July 8, 2022 |
A new healthcare provider is making the rounds at Memorial Hospital this summer, seeing patients daily. Carson Walker is the first medical student assigned to the hospital through a new partnership with the University of Wyoming. MMHC marketing director Stephanie Hinkle said Walker started on Tuesday.
Pictured above: File photo of MHCC. Photo by Cali O’Hare/Bigfoot 99.
Walker, who is from Star Valley, Wyoming, will only be in Rawlins for a month. He is enrolled in the University of Wyoming’s WWAMI program. Started in 1997, WWAMI is a collective medical school arrangement between five states: Washington, Wyoming, Alaska, Montana and Idaho. It allows medical students to complete their four-year medical education and receive their Doctor of Medicine degree at a fraction of the cost. As part of the deal, they must practice medicine in Wyoming for three years. Past graduates include Logan Taylor of Sinclair. Brant Schumaker is the director of the WWAMI program at UW in Laramie. Schumaker says the program attracts bright young students who want to give back to their state.
Upon entering WWAMI, each student signs a contract that requires them to return to Wyoming and practice for three years once they finish their residency training. In exchange, they receive a top-rated medical education at a fraction of the cost.
The annual tuition for a WWAMI student at UW is about $80,000 a year, which is much lower than other universities. Participating students who fulfill their contract after graduating can reduce their student loan debt by at least $300,000, leaving them largely debt-free at the start of their career.
As part of their education, third year medical WWAMI students undergo hands-on, patient-centered clinical rotations at hospitals in participating states. Each clinical rotation lasts six weeks at an in-patient and ambulatory settings where students put their medical school studies to practice in specialty areas such as family practice, internal medicine, pediatrics, and OB/GYN. A second-year med student, Walker is participating in a four-week, ungraded summer program before he begins is clinical clerkship.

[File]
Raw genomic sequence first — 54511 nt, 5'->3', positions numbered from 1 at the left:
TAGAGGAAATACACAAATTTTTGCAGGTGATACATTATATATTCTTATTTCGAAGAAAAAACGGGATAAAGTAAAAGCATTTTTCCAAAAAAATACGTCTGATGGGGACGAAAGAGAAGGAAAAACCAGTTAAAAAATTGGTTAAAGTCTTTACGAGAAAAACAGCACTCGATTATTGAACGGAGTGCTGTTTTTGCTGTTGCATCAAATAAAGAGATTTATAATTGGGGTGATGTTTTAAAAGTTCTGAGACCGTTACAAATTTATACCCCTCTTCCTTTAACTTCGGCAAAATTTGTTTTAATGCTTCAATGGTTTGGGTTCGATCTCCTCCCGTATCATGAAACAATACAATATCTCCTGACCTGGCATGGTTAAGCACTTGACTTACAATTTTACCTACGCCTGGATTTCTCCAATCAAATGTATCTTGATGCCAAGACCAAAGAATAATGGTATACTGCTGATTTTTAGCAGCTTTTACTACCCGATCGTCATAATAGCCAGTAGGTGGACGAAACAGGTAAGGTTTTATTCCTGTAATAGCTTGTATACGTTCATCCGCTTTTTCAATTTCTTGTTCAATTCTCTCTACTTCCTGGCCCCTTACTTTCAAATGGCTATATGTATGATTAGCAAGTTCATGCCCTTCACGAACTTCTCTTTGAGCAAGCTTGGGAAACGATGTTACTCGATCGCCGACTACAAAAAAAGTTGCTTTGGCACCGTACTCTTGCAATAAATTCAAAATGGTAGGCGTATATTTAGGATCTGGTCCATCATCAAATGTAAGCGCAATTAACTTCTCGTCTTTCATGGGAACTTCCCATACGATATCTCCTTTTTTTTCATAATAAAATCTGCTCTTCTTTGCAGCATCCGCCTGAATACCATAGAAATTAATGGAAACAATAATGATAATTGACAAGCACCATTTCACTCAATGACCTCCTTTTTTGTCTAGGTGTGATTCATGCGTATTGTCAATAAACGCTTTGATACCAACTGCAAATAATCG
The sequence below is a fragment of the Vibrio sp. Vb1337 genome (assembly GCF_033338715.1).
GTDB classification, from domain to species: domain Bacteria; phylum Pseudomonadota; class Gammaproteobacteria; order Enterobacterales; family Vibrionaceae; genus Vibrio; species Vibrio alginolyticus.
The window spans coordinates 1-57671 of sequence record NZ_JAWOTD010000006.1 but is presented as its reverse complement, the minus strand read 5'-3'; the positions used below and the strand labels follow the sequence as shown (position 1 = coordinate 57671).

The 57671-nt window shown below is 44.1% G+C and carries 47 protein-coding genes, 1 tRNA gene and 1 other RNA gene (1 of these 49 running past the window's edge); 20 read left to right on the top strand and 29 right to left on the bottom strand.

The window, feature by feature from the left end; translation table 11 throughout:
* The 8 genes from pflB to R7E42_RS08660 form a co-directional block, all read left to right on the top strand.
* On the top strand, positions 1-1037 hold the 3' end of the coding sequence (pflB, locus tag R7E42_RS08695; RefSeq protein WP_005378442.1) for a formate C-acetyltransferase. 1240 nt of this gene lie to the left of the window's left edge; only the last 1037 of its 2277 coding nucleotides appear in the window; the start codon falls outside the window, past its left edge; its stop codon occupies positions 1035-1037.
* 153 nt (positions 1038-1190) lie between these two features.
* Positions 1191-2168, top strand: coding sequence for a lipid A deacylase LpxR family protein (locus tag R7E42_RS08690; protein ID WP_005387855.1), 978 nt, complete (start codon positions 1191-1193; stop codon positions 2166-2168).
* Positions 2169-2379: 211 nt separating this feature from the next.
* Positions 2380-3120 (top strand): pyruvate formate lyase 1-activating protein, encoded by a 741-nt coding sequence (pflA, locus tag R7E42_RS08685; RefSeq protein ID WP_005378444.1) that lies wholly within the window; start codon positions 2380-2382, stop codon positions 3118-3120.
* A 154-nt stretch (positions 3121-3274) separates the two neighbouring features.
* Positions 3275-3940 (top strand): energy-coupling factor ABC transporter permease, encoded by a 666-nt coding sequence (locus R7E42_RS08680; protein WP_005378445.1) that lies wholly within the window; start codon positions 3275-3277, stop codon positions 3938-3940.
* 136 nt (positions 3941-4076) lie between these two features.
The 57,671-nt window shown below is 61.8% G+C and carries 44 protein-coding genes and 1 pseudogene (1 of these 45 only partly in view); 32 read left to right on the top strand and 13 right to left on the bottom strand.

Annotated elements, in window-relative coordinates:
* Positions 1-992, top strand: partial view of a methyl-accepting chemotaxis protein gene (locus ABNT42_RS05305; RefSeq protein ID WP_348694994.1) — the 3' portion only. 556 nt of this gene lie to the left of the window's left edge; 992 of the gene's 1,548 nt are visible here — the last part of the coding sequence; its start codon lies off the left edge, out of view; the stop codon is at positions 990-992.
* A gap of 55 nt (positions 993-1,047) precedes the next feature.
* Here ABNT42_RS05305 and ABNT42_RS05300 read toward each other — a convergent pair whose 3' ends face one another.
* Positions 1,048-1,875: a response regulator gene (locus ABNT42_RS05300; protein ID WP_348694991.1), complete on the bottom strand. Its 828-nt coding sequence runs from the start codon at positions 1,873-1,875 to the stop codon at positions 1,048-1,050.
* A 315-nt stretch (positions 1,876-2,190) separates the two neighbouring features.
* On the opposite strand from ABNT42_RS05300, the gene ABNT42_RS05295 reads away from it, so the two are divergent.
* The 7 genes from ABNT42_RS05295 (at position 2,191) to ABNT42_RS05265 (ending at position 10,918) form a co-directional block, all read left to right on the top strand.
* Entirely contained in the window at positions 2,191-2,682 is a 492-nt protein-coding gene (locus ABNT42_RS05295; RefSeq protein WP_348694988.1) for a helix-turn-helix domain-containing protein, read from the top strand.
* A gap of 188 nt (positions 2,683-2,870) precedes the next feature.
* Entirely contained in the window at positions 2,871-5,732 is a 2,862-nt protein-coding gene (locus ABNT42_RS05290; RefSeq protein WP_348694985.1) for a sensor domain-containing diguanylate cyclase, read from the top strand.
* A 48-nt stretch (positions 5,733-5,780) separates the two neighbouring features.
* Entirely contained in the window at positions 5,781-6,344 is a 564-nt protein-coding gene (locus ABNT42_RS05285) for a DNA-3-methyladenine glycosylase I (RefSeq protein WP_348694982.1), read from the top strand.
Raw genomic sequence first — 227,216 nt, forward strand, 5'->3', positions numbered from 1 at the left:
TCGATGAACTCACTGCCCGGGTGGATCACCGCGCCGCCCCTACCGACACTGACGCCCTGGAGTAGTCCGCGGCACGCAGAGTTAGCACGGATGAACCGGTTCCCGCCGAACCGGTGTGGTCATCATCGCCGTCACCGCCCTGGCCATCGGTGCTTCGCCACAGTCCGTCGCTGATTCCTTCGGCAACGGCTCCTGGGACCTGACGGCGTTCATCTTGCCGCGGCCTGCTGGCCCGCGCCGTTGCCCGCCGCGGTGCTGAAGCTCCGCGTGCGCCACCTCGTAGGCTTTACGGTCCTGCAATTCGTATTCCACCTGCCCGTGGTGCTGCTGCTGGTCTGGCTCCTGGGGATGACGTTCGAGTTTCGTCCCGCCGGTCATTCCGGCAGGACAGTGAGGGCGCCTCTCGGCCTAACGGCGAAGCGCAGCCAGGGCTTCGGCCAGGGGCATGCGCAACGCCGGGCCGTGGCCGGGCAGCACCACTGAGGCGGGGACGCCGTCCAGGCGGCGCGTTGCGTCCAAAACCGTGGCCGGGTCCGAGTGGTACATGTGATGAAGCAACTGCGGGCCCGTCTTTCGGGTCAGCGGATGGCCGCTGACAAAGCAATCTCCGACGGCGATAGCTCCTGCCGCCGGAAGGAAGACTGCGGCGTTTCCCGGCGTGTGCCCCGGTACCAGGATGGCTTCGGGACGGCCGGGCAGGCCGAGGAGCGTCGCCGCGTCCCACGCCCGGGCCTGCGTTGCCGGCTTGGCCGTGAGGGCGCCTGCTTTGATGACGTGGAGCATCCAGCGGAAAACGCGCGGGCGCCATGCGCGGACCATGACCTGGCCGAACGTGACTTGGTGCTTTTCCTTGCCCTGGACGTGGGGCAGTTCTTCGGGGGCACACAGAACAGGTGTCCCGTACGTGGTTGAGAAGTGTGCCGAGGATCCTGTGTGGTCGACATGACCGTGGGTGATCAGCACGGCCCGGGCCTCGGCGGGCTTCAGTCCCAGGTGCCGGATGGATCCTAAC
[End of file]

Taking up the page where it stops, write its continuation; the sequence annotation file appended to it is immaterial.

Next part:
For stand-alone rural hospitals not connected to a medical network, like MHCC, programs like WWAMI can backfill staffing shortages that are the new normal across the country. Hinkle told Bigfoot 99 that medical partnerships like WWAMI, or the OB/GYN contract MHCC forged with the hospital in Laramie are the future of rural medical care.
Walker is the first student that WWAMI has placed in Rawlins. Shumaker said the program targets rural hospitals when placing medical students for their clinical clerkship. For instance, students are not placed at hospitals in Casper, Cheyenne or Laramie. The director of UW’s WWAMI program explained why Rawlins made the list for the first time.
Since its introduction in 1997, 298 Wyoming have earned medical degrees the WWAMI program. By September of last, 131 of 194 Wyoming-WWAMI graduates had completed residency and returned to Wyoming. Of the 131 returnees, 102 remain in Wyoming practicing medicine.
One recent graduate of the program is Jesse Hinshaw of Encampment. He’s completing a residency in Colorado. Both Governor Mark Gordon and U.S. Senator John Barrasso have visited with WWAMI students in recent years, including Hinshaw, and expressed support for the program.
Walker is the first WWAMI student to be placed at MHCC, but he won’t be the last. Hinkle said Rawlins is now on the approved list of training sites where third year students will be sent for a six-week clinical rotation.
Rawlins’ location on Interstate makes it convenient for UW medical students, who reside 90 minutes away in Laramie. The next placement could come as soon as next year, Schumaker said.
Between all five participating states, 270 students participate in the program. In Alaska and Wyoming, it’s 20 students a year. Montana has 30. In Idaho, it’s 40, and in Washington, it’s 160 divided between Seattle and Spokane. All WWAMI students must be residents of the state in which they apply.